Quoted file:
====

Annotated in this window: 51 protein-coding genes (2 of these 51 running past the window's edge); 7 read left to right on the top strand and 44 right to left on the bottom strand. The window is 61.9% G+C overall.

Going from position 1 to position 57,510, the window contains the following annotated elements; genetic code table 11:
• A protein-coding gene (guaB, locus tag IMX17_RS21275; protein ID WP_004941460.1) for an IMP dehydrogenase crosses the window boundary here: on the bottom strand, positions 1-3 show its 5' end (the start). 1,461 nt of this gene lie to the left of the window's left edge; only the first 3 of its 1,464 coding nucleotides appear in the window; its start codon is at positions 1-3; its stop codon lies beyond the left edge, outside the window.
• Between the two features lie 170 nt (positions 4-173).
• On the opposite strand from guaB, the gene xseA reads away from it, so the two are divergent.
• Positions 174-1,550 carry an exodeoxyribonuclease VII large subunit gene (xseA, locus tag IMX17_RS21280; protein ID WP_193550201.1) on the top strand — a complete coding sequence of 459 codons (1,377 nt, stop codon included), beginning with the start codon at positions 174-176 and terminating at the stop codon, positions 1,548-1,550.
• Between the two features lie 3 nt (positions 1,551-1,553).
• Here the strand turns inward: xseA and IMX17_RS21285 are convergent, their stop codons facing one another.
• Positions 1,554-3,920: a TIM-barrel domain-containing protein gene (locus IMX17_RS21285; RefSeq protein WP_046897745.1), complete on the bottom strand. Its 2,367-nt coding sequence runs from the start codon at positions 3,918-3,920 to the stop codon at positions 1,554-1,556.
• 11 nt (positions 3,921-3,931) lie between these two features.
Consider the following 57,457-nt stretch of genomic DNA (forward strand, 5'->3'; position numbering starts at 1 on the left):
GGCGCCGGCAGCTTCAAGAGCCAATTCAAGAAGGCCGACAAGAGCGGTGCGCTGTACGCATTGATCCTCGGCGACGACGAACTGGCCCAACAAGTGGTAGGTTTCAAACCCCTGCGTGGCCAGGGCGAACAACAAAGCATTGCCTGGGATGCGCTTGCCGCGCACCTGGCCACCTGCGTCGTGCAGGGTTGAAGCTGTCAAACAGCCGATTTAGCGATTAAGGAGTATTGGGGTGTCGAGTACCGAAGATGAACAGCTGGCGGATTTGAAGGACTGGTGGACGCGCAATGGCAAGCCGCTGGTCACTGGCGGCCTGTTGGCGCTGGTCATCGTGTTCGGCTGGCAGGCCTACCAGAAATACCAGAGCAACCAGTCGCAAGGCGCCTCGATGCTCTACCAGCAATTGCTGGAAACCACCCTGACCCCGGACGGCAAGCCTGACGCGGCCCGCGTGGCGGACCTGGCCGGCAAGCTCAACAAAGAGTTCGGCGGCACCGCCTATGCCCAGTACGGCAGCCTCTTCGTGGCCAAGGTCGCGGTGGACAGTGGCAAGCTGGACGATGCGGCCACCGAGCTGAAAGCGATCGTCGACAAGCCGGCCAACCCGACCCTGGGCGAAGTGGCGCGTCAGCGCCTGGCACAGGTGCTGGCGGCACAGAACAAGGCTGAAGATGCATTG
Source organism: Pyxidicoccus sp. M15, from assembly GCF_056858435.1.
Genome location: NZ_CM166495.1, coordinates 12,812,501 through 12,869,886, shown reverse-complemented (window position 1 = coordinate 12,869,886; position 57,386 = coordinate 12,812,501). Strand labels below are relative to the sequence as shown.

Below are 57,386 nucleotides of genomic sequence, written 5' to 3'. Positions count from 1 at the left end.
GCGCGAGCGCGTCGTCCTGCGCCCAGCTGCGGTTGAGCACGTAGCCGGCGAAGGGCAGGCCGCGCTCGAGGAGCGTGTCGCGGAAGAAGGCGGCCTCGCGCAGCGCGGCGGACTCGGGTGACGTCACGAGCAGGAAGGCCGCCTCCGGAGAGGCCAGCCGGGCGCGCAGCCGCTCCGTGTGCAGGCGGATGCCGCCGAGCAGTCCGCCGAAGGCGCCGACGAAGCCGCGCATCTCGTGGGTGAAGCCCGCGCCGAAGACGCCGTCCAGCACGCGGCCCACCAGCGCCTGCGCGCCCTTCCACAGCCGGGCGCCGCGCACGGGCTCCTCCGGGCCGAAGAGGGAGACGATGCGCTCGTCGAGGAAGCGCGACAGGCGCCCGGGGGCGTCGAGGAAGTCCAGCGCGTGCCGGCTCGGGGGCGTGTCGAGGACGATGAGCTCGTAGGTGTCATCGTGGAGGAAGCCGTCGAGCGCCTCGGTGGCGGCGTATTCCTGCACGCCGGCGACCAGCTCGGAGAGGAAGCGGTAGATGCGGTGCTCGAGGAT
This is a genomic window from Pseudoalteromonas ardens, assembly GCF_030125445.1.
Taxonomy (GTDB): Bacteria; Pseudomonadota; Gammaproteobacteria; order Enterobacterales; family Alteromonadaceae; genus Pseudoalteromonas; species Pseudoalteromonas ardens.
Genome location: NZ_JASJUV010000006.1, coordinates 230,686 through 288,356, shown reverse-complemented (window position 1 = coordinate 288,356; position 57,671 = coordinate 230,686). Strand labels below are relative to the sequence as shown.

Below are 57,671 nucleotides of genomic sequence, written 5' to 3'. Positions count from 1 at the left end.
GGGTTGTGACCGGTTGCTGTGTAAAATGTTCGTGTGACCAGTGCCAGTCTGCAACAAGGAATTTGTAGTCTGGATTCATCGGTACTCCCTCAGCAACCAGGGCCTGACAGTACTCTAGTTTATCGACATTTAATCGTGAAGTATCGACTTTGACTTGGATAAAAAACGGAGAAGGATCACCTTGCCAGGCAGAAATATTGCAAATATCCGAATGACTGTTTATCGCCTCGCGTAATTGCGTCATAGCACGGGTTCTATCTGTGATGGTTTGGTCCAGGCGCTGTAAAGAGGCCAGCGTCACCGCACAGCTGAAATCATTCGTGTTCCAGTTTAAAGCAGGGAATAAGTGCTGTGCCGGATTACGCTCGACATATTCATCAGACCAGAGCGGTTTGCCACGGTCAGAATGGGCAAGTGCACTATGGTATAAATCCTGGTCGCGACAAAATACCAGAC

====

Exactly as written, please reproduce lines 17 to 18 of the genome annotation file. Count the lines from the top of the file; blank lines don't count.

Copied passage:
This is a genomic window from Pseudoalteromonas ardens, assembly GCF_030125445.1.
Taxonomy (GTDB): Bacteria; Pseudomonadota; Gammaproteobacteria; order Enterobacterales; family Alteromonadaceae; genus Pseudoalteromonas; species Pseudoalteromonas ardens.